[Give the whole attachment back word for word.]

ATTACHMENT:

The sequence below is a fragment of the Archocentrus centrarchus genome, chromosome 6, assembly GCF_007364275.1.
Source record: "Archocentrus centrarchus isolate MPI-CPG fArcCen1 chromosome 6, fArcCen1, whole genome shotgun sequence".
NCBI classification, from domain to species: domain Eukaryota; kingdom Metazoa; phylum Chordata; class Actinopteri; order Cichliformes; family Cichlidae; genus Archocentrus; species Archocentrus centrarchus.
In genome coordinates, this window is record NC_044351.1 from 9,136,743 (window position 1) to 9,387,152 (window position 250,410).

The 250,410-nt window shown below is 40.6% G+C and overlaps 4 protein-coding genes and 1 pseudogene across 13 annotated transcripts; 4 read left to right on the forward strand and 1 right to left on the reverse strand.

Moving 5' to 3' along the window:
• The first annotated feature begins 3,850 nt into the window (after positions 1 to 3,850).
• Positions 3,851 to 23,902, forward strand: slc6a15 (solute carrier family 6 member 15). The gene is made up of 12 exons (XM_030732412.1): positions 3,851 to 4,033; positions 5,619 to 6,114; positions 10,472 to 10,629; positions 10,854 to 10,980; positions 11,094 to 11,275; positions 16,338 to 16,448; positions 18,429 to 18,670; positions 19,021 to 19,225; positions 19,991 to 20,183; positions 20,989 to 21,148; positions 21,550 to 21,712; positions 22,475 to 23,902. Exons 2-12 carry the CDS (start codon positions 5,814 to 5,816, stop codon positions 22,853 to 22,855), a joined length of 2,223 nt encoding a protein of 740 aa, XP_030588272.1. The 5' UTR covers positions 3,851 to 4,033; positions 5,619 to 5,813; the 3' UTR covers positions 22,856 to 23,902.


The sequence below is a fragment of the Archocentrus centrarchus genome, chromosome 6, assembly GCF_007364275.1.
Source record: "Archocentrus centrarchus isolate MPI-CPG fArcCen1 chromosome 6, fArcCen1, whole genome shotgun sequence".
NCBI classification, from domain to species: domain Eukaryota; kingdom Metazoa; phylum Chordata; class Actinopteri; order Cichliformes; family Cichlidae; genus Archocentrus; species Archocentrus centrarchus.
In genome coordinates, this window is record NC_044351.1 from 9,136,743 (window position 1) to 9,387,152 (window position 250,410).

The 250,410-nt window shown below is 40.6% G+C and overlaps 4 protein-coding genes and 1 pseudogene across 13 annotated transcripts; 4 read left to right on the forward strand and 1 right to left on the reverse strand.

Moving 5' to 3' along the window:
• The first annotated feature begins 3,850 nt into the window (after positions 1 to 3,850).
• Positions 3,851 to 23,902, forward strand: slc6a15 (solute carrier family 6 member 15). The gene is made up of 12 exons (XM_030732412.1): positions 3,851 to 4,033; positions 5,619 to 6,114; positions 10,472 to 10,629; positions 10,854 to 10,980; positions 11,094 to 11,275; positions 16,338 to 16,448; positions 18,429 to 18,670; positions 19,021 to 19,225; positions 19,991 to 20,183; positions 20,989 to 21,148; positions 21,550 to 21,712; positions 22,475 to 23,902. Exons 2-12 carry the CDS (start codon positions 5,814 to 5,816, stop codon positions 22,853 to 22,855), a joined length of 2,223 nt encoding a protein of 740 aa, XP_030588272.1. The 5' UTR covers positions 3,851 to 4,033; positions 5,619 to 5,813; the 3' UTR covers positions 22,856 to 23,902.